With their sharp claws and hair-trigger irritability, cats make good villains. Ask any dog person. But the aggressive four-wheeled cats of Jaguar, giving no quarter, have clawed their way straight up the face of U.S. new-car sales charts. Year to date, Jaguar sales have achieved a breathtaking 36-percent increase -- far and away the highest growth in the domestic market.
And this be only the beginning. In a New York City press conference and webcast today, Jaguar announced a near-term sales strategy that, far from being tamed down, apparently intends to go right on obeying the law of the jungle. What jungle is that? We think advertising for the very first time in the NFL's stupendously high-profile Super Bowl XLVIII, the priciest, most competitive smackdown in TV advertising, qualifies nicely.
Jeff Curry, Jaguar Brand Vice President, announced the company will broadcast a 30-second spot, featuring the brand-new F-Type Coupe after its worldwide unveiling at the 2013 Los Angeles Auto Show. The new brand campaign will be entitled, in its contrarian, catty way, "British Villains." No more Mr. Nice Kittie.
To be produced by Jaguar's Spark 44 ad agency, the campaign isn't as wrongheaded as it might sound. In fact, its theme, "It's good to be bad," rests on the sheer fun theatre audiences derive from watching the movie industry's really expert villains in action. After all, it's the villains that make everything happen in thrillers, sci-fi and action movies. And when you think about it honestly, almost all of the really good villains are English actors. What can compare to watching Anthony Hopkins, eyes dead as a corpse, proposing dining on dear Clarice with "fava beans and a nice chi-yannnti...."
Whether it's Hopkins or Ralph Fiennes or the leering basso of Alan Rickman, British villains, in particular, exhibit wonderfully developed style, intelligence, arrogance, a kind of hateful correctness we all find irresistible. They know just who they are, and we can't help admiring them for it. Accordingly, Bruce Dundore, Creative Director of the Spark 44 agency, sees their enticing Britishness as the operative metaphor for expressing Jaguar's marauding, market-disturbing, stop-us-if-you-can presence in the U.S. luxury-car market. Like the great British villains, Jaguar's presence delights in disrupting the complacent luxury-as-usual new-car market. A selection of these same British villains will appear at their disruptive worst in the commercial. Like Jaguar, they're disturbing the peace ... and having a splendid time doing it. Like Jaguar, they're making a whole new set of choices available. The luxury-car buyer is being challenged by unapologetic Jaguar to something really cunning, really clever ... a Jaguar.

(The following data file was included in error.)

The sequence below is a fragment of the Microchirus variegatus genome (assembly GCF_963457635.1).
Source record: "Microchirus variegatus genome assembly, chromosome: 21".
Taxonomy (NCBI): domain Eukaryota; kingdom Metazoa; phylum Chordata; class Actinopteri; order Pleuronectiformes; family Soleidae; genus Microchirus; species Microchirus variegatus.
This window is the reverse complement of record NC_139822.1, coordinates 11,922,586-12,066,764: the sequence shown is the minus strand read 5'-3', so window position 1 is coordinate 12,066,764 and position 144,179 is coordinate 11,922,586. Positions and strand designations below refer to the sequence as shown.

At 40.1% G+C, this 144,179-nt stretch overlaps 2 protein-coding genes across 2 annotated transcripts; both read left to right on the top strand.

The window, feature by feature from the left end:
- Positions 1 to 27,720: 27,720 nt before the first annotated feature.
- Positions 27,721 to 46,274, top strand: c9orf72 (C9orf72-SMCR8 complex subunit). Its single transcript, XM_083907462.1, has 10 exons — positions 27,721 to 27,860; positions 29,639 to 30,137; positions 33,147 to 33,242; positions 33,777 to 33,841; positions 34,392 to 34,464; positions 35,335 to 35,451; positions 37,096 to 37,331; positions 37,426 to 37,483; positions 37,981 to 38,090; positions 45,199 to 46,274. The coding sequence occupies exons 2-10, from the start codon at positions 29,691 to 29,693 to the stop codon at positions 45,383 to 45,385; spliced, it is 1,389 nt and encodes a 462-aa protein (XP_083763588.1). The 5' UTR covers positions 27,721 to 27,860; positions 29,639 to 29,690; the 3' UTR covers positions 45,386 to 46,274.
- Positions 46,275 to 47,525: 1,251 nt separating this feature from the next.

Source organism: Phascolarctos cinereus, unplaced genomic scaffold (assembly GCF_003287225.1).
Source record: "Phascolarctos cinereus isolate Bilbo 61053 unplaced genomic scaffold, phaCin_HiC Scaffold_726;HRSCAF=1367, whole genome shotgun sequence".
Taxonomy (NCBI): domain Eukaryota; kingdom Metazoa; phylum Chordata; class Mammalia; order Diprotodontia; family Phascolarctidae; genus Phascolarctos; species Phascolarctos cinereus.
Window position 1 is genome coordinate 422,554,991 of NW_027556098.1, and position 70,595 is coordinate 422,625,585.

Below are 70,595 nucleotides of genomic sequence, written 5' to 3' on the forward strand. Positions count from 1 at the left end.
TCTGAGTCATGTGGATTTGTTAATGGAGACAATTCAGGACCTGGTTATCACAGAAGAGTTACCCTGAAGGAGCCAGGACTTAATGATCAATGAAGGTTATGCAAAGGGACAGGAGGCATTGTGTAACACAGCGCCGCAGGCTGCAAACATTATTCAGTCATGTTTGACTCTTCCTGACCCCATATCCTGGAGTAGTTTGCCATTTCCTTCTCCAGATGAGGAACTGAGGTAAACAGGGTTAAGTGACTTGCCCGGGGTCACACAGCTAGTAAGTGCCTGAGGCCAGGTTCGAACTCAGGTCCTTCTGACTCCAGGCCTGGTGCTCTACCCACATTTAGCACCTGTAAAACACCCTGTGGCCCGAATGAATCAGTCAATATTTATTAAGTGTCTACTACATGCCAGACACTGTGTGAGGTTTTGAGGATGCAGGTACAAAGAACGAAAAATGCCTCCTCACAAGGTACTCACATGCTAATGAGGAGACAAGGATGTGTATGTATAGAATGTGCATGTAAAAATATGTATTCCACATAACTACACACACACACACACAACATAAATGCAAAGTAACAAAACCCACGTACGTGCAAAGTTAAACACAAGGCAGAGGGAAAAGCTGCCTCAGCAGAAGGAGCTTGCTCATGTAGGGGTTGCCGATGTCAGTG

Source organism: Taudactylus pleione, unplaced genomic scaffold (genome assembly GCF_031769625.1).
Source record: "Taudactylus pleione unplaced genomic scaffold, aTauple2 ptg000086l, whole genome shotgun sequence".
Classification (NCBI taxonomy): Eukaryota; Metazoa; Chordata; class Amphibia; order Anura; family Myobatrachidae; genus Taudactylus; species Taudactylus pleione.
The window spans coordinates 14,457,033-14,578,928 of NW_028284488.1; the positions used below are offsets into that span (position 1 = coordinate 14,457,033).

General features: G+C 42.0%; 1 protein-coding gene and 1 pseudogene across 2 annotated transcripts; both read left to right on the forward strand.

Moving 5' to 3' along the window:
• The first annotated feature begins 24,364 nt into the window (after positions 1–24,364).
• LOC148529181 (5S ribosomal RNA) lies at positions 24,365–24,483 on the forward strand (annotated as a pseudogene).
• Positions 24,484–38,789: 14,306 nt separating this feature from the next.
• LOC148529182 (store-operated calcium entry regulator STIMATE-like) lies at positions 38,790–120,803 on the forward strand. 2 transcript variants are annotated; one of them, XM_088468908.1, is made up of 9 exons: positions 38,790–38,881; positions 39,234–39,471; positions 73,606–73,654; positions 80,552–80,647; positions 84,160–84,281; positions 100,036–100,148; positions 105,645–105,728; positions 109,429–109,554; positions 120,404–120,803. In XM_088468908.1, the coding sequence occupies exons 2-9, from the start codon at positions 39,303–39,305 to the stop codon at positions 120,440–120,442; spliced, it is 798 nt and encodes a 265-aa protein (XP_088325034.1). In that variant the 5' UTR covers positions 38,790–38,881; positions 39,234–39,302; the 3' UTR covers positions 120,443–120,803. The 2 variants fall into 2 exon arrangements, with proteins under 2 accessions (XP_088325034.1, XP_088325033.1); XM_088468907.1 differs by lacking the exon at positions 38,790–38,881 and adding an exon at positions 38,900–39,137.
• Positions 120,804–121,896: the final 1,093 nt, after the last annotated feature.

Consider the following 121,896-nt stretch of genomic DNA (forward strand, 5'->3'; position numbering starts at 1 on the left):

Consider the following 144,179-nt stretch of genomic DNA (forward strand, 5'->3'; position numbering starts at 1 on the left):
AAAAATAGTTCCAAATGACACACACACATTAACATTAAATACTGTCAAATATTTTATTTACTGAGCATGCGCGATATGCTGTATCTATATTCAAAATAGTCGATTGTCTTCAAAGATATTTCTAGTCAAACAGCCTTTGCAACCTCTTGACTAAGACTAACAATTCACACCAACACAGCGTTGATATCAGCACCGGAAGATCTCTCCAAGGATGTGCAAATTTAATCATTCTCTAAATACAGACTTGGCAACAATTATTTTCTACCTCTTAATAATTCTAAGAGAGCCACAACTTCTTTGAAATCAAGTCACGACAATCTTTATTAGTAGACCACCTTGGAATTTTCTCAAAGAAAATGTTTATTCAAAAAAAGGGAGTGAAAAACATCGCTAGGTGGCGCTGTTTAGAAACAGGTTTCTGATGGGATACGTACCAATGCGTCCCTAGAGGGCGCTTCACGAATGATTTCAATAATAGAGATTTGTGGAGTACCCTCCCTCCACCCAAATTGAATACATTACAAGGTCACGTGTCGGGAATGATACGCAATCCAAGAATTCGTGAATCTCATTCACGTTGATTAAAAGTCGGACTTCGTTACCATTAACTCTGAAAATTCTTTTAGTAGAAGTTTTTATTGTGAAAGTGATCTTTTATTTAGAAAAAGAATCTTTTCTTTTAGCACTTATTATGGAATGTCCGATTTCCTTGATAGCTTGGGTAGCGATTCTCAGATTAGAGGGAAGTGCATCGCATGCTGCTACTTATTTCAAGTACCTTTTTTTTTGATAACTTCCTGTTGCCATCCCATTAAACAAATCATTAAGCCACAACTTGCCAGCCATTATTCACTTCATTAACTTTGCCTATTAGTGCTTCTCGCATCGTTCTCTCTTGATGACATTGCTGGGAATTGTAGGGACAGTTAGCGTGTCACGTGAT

That is the strategy, loosely speaking. Considering Jaguar is in the position of being a very small company challenging absolute giants, this stance has the winsome spirit of the underdog -- well, under-cat -- preparing to prove itself.
The actual wares to be presented, it should be said, are more than sufficiently newsworthy. From a business point of view, they warrant aggressive promotion. This past year, the F-Type Roadster was debuted and won the 2013 World Car Design of the Year. Now Jaguar is about to debut the F-Type Coupe in conjunction with the Los Angeles Auto Show. The official unveiling will take place November 19. Making such hoopla merely because the F-Type now has a coupe version may seem like double-dipping. However, Jaguar has authored a long tradition of distinguished, definitive sports coupes that stand on their own merits. Jaguar feels this new F-Type deserves that recognition. We'll know better when we get a better look at the car than offered above.
But rest assured, we are all going to get a very good look at it during the upcoming "British Villains" Super Bowl ad. The F-Type will be the featured car in the commercial. And by all accounts, it will be a sumptuous production. Academy Award-winning British film director Tom Hooper ("Les Miserables," "The King's Speech," among others) will direct. Some of the screen's "biggest British villains," we are assured, will star (though their identities are as secret as the Queen's hat size). The entire project is intended to have a good deal of fun with some very good British actors, who presumably will represent in words and action the spirit and carefully refined character of the F-Type Coupe. Good on them.
If you intend to enjoy the Jaguar ad, a morsel of stern reality must apply. Jaguar is still a very small car company, and ad rates for the Super Bowl's first half are prohibitive. The ad will be shown during the second half, therefore. By then, we'll all be in the mood for something to grin at. If you want get in on the social-media blather that is sure to well up, by all means join in with #GoodToBeBad and do your worst. And for a foretaste of the Super Bowl commercial, watch the disruptive Jaguar ad to be shown on the British Academy of Film and Television Arts Awards, to be broadcast on Sunday, November 10, on BBC America.
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